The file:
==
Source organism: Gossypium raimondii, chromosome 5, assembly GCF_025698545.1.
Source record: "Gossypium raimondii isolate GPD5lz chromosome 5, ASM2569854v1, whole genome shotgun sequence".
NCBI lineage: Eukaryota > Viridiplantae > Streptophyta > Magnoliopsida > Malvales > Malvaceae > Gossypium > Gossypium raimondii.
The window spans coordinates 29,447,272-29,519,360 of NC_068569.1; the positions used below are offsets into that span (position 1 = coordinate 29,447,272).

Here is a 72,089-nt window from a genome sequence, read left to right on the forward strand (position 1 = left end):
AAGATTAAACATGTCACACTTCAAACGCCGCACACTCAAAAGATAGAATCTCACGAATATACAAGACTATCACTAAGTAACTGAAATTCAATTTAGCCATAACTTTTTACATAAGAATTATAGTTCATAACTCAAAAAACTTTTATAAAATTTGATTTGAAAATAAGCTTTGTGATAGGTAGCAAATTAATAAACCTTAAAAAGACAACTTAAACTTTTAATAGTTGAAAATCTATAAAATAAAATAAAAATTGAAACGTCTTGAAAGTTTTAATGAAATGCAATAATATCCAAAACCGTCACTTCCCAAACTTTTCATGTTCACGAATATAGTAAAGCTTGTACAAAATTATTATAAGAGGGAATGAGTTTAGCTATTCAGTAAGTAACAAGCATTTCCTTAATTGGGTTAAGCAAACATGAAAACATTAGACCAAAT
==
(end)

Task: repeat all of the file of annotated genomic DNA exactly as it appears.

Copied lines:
Source organism: Gossypium raimondii, chromosome 5, assembly GCF_025698545.1.
Source record: "Gossypium raimondii isolate GPD5lz chromosome 5, ASM2569854v1, whole genome shotgun sequence".
NCBI lineage: Eukaryota > Viridiplantae > Streptophyta > Magnoliopsida > Malvales > Malvaceae > Gossypium > Gossypium raimondii.
The window spans coordinates 29,447,272-29,519,360 of NC_068569.1; the positions used below are offsets into that span (position 1 = coordinate 29,447,272).

Here is a 72,089-nt window from a genome sequence, read left to right on the forward strand (position 1 = left end):
AAGATTAAACATGTCACACTTCAAACGCCGCACACTCAAAAGATAGAATCTCACGAATATACAAGACTATCACTAAGTAACTGAAATTCAATTTAGCCATAACTTTTTACATAAGAATTATAGTTCATAACTCAAAAAACTTTTATAAAATTTGATTTGAAAATAAGCTTTGTGATAGGTAGCAAATTAATAAACCTTAAAAAGACAACTTAAACTTTTAATAGTTGAAAATCTATAAAATAAAATAAAAATTGAAACGTCTTGAAAGTTTTAATGAAATGCAATAATATCCAAAACCGTCACTTCCCAAACTTTTCATGTTCACGAATATAGTAAAGCTTGTACAAAATTATTATAAGAGGGAATGAGTTTAGCTATTCAGTAAGTAACAAGCATTTCCTTAATTGGGTTAAGCAAACATGAAAACATTAGACCAAAT